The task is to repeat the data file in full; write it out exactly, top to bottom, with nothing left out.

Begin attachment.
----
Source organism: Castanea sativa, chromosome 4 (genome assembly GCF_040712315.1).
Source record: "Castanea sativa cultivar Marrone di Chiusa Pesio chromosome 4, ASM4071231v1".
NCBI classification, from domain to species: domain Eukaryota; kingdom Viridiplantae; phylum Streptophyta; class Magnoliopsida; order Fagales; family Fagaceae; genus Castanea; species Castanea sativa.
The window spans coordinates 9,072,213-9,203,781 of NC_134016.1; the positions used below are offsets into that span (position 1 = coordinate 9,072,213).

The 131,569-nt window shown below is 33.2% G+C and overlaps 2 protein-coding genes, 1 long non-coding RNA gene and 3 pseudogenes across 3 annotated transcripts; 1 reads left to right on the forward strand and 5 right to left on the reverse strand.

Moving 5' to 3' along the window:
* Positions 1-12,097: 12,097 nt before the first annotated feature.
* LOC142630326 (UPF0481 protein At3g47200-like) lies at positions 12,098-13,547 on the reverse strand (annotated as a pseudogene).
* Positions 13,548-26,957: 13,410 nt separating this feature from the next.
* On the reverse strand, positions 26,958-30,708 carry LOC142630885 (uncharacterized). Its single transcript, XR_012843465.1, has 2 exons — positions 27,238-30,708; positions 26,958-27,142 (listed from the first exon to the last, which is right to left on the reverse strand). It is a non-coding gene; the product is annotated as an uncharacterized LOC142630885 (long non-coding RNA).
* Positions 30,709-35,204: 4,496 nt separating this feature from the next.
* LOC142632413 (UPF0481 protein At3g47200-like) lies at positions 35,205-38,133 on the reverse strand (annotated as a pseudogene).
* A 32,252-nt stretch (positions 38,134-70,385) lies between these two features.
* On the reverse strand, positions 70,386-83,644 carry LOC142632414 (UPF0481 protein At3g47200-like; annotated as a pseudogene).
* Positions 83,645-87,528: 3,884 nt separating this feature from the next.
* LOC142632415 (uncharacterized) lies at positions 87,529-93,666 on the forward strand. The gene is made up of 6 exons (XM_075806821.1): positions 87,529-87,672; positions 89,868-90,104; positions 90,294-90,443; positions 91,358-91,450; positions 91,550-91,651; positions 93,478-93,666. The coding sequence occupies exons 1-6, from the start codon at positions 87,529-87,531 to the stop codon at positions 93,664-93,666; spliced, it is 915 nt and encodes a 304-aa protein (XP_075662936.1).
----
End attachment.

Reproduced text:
Source organism: Castanea sativa, chromosome 4 (genome assembly GCF_040712315.1).
Source record: "Castanea sativa cultivar Marrone di Chiusa Pesio chromosome 4, ASM4071231v1".
NCBI classification, from domain to species: domain Eukaryota; kingdom Viridiplantae; phylum Streptophyta; class Magnoliopsida; order Fagales; family Fagaceae; genus Castanea; species Castanea sativa.
The window spans coordinates 9,072,213-9,203,781 of NC_134016.1; the positions used below are offsets into that span (position 1 = coordinate 9,072,213).

The 131,569-nt window shown below is 33.2% G+C and overlaps 2 protein-coding genes, 1 long non-coding RNA gene and 3 pseudogenes across 3 annotated transcripts; 1 reads left to right on the forward strand and 5 right to left on the reverse strand.

Moving 5' to 3' along the window:
* Positions 1-12,097: 12,097 nt before the first annotated feature.
* LOC142630326 (UPF0481 protein At3g47200-like) lies at positions 12,098-13,547 on the reverse strand (annotated as a pseudogene).
* Positions 13,548-26,957: 13,410 nt separating this feature from the next.
* On the reverse strand, positions 26,958-30,708 carry LOC142630885 (uncharacterized). Its single transcript, XR_012843465.1, has 2 exons — positions 27,238-30,708; positions 26,958-27,142 (listed from the first exon to the last, which is right to left on the reverse strand). It is a non-coding gene; the product is annotated as an uncharacterized LOC142630885 (long non-coding RNA).
* Positions 30,709-35,204: 4,496 nt separating this feature from the next.
* LOC142632413 (UPF0481 protein At3g47200-like) lies at positions 35,205-38,133 on the reverse strand (annotated as a pseudogene).
* A 32,252-nt stretch (positions 38,134-70,385) lies between these two features.
* On the reverse strand, positions 70,386-83,644 carry LOC142632414 (UPF0481 protein At3g47200-like; annotated as a pseudogene).
* Positions 83,645-87,528: 3,884 nt separating this feature from the next.
* LOC142632415 (uncharacterized) lies at positions 87,529-93,666 on the forward strand. The gene is made up of 6 exons (XM_075806821.1): positions 87,529-87,672; positions 89,868-90,104; positions 90,294-90,443; positions 91,358-91,450; positions 91,550-91,651; positions 93,478-93,666. The coding sequence occupies exons 1-6, from the start codon at positions 87,529-87,531 to the stop codon at positions 93,664-93,666; spliced, it is 915 nt and encodes a 304-aa protein (XP_075662936.1).